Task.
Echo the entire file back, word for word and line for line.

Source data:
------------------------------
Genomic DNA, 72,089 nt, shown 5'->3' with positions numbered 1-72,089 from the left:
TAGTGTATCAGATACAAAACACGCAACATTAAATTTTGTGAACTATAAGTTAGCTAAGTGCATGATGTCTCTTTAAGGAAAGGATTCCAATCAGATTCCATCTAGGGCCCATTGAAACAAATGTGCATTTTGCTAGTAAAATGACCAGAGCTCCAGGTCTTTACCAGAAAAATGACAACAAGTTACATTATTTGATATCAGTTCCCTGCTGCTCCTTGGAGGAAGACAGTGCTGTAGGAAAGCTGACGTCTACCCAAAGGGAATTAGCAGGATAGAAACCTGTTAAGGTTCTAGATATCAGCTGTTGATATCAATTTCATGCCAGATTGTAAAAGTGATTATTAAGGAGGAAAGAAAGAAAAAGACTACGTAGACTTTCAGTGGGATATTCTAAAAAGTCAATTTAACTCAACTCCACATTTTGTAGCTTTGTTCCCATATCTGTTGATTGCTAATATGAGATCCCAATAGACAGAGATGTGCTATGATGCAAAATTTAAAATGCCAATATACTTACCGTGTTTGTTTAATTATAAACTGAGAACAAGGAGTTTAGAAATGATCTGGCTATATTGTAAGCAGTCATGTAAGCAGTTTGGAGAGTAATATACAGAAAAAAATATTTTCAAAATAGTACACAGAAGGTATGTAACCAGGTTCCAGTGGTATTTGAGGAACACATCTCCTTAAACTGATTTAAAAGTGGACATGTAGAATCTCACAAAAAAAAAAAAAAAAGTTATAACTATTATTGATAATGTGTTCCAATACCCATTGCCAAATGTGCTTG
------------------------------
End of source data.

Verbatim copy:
Genomic DNA, 72,089 nt, shown 5'->3' with positions numbered 1-72,089 from the left:
TAGTGTATCAGATACAAAACACGCAACATTAAATTTTGTGAACTATAAGTTAGCTAAGTGCATGATGTCTCTTTAAGGAAAGGATTCCAATCAGATTCCATCTAGGGCCCATTGAAACAAATGTGCATTTTGCTAGTAAAATGACCAGAGCTCCAGGTCTTTACCAGAAAAATGACAACAAGTTACATTATTTGATATCAGTTCCCTGCTGCTCCTTGGAGGAAGACAGTGCTGTAGGAAAGCTGACGTCTACCCAAAGGGAATTAGCAGGATAGAAACCTGTTAAGGTTCTAGATATCAGCTGTTGATATCAATTTCATGCCAGATTGTAAAAGTGATTATTAAGGAGGAAAGAAAGAAAAAGACTACGTAGACTTTCAGTGGGATATTCTAAAAAGTCAATTTAACTCAACTCCACATTTTGTAGCTTTGTTCCCATATCTGTTGATTGCTAATATGAGATCCCAATAGACAGAGATGTGCTATGATGCAAAATTTAAAATGCCAATATACTTACCGTGTTTGTTTAATTATAAACTGAGAACAAGGAGTTTAGAAATGATCTGGCTATATTGTAAGCAGTCATGTAAGCAGTTTGGAGAGTAATATACAGAAAAAAATATTTTCAAAATAGTACACAGAAGGTATGTAACCAGGTTCCAGTGGTATTTGAGGAACACATCTCCTTAAACTGATTTAAAAGTGGACATGTAGAATCTCACAAAAAAAAAAAAAAAAGTTATAACTATTATTGATAATGTGTTCCAATACCCATTGCCAAATGTGCTTG